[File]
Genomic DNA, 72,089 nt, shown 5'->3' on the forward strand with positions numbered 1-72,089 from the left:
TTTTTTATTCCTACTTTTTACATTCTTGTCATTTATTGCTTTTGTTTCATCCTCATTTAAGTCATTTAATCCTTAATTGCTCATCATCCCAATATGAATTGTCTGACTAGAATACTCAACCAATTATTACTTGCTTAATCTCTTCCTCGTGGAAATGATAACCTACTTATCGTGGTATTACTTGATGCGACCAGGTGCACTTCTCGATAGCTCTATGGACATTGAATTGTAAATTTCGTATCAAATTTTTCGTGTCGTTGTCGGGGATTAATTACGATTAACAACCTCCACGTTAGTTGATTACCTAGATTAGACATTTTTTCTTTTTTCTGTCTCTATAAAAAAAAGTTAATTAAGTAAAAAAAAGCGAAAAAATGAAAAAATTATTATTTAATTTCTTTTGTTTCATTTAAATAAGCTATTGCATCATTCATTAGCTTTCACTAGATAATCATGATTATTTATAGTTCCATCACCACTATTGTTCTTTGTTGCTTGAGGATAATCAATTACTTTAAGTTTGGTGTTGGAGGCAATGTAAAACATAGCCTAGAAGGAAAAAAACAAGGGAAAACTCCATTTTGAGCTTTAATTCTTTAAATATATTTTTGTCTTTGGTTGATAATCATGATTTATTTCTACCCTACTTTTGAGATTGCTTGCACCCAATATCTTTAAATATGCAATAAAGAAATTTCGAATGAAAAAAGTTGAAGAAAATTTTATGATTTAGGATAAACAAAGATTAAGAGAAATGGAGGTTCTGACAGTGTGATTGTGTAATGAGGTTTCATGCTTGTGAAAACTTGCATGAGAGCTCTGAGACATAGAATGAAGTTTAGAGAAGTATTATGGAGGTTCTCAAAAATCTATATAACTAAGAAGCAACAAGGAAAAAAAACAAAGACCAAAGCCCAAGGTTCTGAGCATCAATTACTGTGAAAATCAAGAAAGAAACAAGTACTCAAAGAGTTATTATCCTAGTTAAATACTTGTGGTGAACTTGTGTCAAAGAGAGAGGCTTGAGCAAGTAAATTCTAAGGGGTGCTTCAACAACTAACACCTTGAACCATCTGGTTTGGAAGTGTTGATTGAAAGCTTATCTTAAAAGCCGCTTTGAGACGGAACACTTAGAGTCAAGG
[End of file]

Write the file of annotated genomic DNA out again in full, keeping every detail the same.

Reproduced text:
Genomic DNA, 72,089 nt, shown 5'->3' on the forward strand with positions numbered 1-72,089 from the left:
TTTTTTATTCCTACTTTTTACATTCTTGTCATTTATTGCTTTTGTTTCATCCTCATTTAAGTCATTTAATCCTTAATTGCTCATCATCCCAATATGAATTGTCTGACTAGAATACTCAACCAATTATTACTTGCTTAATCTCTTCCTCGTGGAAATGATAACCTACTTATCGTGGTATTACTTGATGCGACCAGGTGCACTTCTCGATAGCTCTATGGACATTGAATTGTAAATTTCGTATCAAATTTTTCGTGTCGTTGTCGGGGATTAATTACGATTAACAACCTCCACGTTAGTTGATTACCTAGATTAGACATTTTTTCTTTTTTCTGTCTCTATAAAAAAAAGTTAATTAAGTAAAAAAAAGCGAAAAAATGAAAAAATTATTATTTAATTTCTTTTGTTTCATTTAAATAAGCTATTGCATCATTCATTAGCTTTCACTAGATAATCATGATTATTTATAGTTCCATCACCACTATTGTTCTTTGTTGCTTGAGGATAATCAATTACTTTAAGTTTGGTGTTGGAGGCAATGTAAAACATAGCCTAGAAGGAAAAAAACAAGGGAAAACTCCATTTTGAGCTTTAATTCTTTAAATATATTTTTGTCTTTGGTTGATAATCATGATTTATTTCTACCCTACTTTTGAGATTGCTTGCACCCAATATCTTTAAATATGCAATAAAGAAATTTCGAATGAAAAAAGTTGAAGAAAATTTTATGATTTAGGATAAACAAAGATTAAGAGAAATGGAGGTTCTGACAGTGTGATTGTGTAATGAGGTTTCATGCTTGTGAAAACTTGCATGAGAGCTCTGAGACATAGAATGAAGTTTAGAGAAGTATTATGGAGGTTCTCAAAAATCTATATAACTAAGAAGCAACAAGGAAAAAAAACAAAGACCAAAGCCCAAGGTTCTGAGCATCAATTACTGTGAAAATCAAGAAAGAAACAAGTACTCAAAGAGTTATTATCCTAGTTAAATACTTGTGGTGAACTTGTGTCAAAGAGAGAGGCTTGAGCAAGTAAATTCTAAGGGGTGCTTCAACAACTAACACCTTGAACCATCTGGTTTGGAAGTGTTGATTGAAAGCTTATCTTAAAAGCCGCTTTGAGACGGAACACTTAGAGTCAAGG